Global equity markets were mixed last week with North Korea talks dominating the news flow, though with limited market reaction. The U.S. announced tariffs on $50bn of Chinese imports late in the week, sending index futures lower after market close on Friday. The S&P/ASX 200 added 0.8%, with Utilities and Telcos being the top performing sectors. The S&P 500 ended marginally higher, while the EURO STOXX 50 added 1.7% as the euro weakened. ETFS Morningstar Global Technology ETF (TECH) and iShares Global Consumer Staples ETF (IXI) were the top sector plays for the week. The Federal Reserve raised its target rate by 25 basis points, in line with market expectation. The Australian dollar fell by 2.1% to US74.42c. The euro declined by 1.4% against the U.S. dollar as the ECB said it would end QE by year-end. Commodities mostly declined last week. WTI Crude was down by 1.0% to US$65.06/bbl as speculation mounted that this week's Opec meeting will see an agreement on increased supply. Precious metals declined across the board following the tariff announcement, with gold down 1.5%. ETFS Physical Silver (ETPMAG), which fixed its NAV before the announcement, was the top performing ETF for the week. The Australian ETF market saw inflows of $64m into and outflows of $25m from domestically domiciled funds last week. The largest inflows were into iShares S&P/ASX 200 ETF (IOZ) and domestic and global sustainability funds (FAIR and ETHI). The largest outflows were from USD and YMAX.

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Weekly ETF Monitor for week ending 8 June 2018

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Jun 12, 2018

Global equity markets returned to risk-on last week. The S&P/ASX 200 gained 0.9%, led higher by energy and mining sectors. Three resources ETFs (QRE, OZR and MVR) were amongst the top performers for the week. The S&P 500 gained 1.6% and the Nasdaq 100 hit a new high. In Asia the Nikkei 225 added 2.4% and FTSE China A50 Index gained 0.8% as China A-shares debuted in the MSCI Emerging Markets Index. In Europe, the EURO STOXX 50 declined by 0.2% as the fall-out from the Italian election continued to impact market confidence. The Australian dollar gained 0.4% against the US dollar last week to end the week just above US76c. The euro regained some lost ground adding 0.9% against the U.S. dollar. U.S. 10-year Treasury yields rose 4 basis points. WTI Crude declined slightly to US$65.74/bbl. Gold added 0.4%, while silver gained 2.3%. ETFS Physical Palladium (ETPMPD) returned 1.9% for the week. The Australian ETF market saw inflows of $126m into and outflows of $17m from domestically domiciled funds last week. The largest inflows were into SPDR S&P/ASX 200 Fund (STW) and other domestic equity funds (QOZ and MVW). The largest outflows were from domestic dividend and strategy ETFs; RDV, HVST and MVOL.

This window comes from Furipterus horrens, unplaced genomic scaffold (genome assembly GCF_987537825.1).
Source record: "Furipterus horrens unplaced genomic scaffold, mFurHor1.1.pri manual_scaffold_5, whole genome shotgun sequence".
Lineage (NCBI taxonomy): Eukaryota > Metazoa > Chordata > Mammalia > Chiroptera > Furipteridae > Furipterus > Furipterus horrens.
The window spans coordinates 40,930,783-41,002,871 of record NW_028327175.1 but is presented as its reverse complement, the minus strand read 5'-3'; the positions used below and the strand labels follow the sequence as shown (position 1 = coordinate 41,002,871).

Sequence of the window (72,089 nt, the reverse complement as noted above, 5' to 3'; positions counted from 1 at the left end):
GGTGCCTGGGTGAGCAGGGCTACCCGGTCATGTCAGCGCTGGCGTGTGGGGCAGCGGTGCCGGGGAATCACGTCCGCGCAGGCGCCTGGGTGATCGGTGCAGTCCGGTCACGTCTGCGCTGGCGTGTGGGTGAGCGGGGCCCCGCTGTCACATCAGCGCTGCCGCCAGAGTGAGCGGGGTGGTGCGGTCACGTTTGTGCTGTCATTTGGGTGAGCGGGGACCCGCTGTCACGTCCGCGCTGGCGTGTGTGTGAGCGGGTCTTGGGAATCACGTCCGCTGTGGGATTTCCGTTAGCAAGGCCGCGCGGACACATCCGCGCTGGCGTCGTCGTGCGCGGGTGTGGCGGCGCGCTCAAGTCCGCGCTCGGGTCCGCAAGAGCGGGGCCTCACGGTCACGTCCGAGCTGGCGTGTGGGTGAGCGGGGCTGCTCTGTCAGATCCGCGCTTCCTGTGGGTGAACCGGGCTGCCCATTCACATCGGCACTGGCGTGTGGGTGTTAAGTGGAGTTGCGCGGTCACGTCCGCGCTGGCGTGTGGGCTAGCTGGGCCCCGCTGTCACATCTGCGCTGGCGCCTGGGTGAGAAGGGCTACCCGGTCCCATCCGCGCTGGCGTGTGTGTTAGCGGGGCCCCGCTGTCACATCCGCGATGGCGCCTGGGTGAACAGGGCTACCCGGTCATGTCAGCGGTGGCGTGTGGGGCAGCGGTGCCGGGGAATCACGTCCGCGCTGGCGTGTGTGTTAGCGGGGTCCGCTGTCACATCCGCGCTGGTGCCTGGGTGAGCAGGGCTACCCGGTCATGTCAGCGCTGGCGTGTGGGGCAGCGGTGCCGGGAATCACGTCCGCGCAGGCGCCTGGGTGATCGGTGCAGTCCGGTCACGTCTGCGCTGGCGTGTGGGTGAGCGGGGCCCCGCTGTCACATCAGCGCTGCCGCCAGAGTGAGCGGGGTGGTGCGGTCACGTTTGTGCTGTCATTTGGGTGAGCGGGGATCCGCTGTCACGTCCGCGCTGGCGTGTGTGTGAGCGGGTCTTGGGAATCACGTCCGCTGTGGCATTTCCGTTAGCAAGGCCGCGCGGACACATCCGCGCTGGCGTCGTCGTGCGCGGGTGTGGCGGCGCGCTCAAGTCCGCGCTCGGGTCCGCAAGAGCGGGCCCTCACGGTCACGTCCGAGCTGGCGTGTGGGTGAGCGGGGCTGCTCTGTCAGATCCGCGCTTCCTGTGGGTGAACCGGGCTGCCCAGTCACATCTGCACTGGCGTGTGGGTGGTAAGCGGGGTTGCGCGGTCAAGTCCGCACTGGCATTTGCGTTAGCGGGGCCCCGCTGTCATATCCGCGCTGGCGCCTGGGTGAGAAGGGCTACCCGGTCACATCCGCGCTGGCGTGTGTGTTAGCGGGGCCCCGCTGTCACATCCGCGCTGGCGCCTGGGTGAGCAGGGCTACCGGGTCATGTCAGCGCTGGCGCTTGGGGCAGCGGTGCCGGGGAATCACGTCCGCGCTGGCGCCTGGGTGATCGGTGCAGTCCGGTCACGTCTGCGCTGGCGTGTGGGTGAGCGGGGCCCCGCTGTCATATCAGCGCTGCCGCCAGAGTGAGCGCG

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ETF Volatility - Truths and Misconceptions

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May 31, 2018

ETFSTrade idea:  ETF Volatility - Truths and Misconceptions In this week’s ETFS Trade idea, we look at the misconceptions around ETFs causing volatility and explain why these are myths. High level observations: ETFs have been unfairly targeted as the cause of market volatility ETFs tracking the ASX 200 have successfully stayed in line with the volatility of the benchmark ETFs can cause movements in the underlying market but so do active funds and investors buying securities directly In nearly all cases ETFs match the volatility of the market they track and this is what should be expected from an index tracking fund